“But Mel,” you might say, “surely our readers are not feather-brained fowl incapable of reading articles on multiple topics and following up on more than one CTA. Surely they will love all the useful content I provided and like me even more if I have a lot to offer them.” To this I will say: yes, but is there any difference in the attention span of a feather-brained fowl and a really busy person? You’re not doing this because your readers aren’t capable; you are making their lives easier with this action, just as you do when you provide them solutions to pain points via your products and services.

What does this look like in action? 
Option 1: Come up with unique CTAs for each of your subscriber groups.

Option 2: Create levels of your CTA, such as one for regular customers, one for new customers, and one for potential customers.

Option 3: Send out newsletters with timing that is unique to each of your subscriber groups. 

Option 4: Use this as an opportunity to do some a/b testing by trying different CTAs on different subscriber groups.


Marketing: The Way of the Warrior

Published: 01 Aug 2014
Author: Melissa

Let’s talk for a minute about the uphill battle that is marketing in a world in which most people are overwhelmed by the amount of media intake in their daily life. The fight to be heard clearly and cleanly over the din of the clamoring hordes of… you know what, I’m just going to stop these terrible comparative sentences right now. We all read the title. The subject today: marketing warriors. There are several skill levels and approaches to take to marketing, so let’s get right to it.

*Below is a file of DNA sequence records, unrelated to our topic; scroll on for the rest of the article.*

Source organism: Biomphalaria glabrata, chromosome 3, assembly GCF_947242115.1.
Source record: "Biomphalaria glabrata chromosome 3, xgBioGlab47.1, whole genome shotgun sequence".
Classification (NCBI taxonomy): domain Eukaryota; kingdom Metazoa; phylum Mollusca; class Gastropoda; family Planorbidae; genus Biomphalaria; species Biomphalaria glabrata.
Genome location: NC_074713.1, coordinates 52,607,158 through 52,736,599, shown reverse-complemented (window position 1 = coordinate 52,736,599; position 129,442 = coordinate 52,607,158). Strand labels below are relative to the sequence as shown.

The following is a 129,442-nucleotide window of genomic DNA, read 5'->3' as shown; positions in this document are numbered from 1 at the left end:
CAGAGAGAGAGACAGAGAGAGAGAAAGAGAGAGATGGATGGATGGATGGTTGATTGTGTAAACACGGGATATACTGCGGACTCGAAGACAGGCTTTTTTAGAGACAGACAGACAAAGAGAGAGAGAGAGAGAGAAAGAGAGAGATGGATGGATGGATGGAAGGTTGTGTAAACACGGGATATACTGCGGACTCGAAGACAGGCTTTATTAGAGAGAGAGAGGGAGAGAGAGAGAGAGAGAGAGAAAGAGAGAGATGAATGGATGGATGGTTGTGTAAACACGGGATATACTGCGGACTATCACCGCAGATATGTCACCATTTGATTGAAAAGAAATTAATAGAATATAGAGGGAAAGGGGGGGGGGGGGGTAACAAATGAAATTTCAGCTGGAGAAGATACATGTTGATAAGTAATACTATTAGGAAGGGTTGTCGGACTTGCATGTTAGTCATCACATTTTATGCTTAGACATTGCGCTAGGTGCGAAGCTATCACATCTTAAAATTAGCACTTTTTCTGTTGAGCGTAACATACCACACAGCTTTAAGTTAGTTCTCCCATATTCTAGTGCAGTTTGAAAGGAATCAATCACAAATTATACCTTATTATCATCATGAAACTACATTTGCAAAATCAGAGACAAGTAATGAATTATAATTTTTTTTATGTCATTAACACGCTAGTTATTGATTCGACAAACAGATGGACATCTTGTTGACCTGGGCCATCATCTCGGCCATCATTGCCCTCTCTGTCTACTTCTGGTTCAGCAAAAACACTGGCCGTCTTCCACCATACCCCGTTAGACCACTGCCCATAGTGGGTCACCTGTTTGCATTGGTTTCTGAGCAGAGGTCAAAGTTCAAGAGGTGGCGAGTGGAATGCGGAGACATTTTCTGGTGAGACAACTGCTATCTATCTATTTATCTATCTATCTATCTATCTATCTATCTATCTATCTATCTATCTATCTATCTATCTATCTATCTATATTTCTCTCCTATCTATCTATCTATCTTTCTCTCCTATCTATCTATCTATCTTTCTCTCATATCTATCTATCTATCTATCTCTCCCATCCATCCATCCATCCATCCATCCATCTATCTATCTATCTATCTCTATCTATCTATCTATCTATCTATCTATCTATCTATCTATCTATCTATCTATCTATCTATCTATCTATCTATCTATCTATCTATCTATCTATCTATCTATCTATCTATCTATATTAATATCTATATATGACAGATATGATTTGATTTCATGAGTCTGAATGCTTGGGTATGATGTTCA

Ninja Marketing
Ninjas are getting a lot of press these days. Just recently I purchased some Ninja Squirrel hot sauce with a cartoon squirrel wielding two hot peppers, and then came home to watch a viral video of a young lady performing most impressively on American Ninja Warrior. But, the popular ninja-loving crazes aside, what does this mean? Ninjas were covert agents whose occupation included infiltration, assassination and other such activities. The ability to move through the world without being seen led to many a myth about their powers of invisibility, flight or control of the elements. Ninja marketing is to be so effortless that nobody ever knew you were marketing.

Ninja marketing is providing value beyond your service or offering that creates stronger customer bonds. It is a presence that is not advertised, but gets noticed anyway. After Hurricane Sandy devastated New Jersey, I got several emails from PNC Bank regarding the suspension of various types of charges, fees and deadlines all related to the fact that those dealing with the aftermath of a massive hurricane wouldn’t perhaps be up on their banking. They weren’t marketing in that moment; being based out of a neighboring state with a large presence in NJ, they were likely themselves affected. What was notable was that a bank was saying, “Hey guys,  don’t worry about anything this week. Let’s all recover and get back to business next week.” Those may not have been email newsletters with a crafty call to action, but the ninja side effect was that I felt good about this bank, about who they were, and how they would treat me in the future. Sounds like marketing, eh?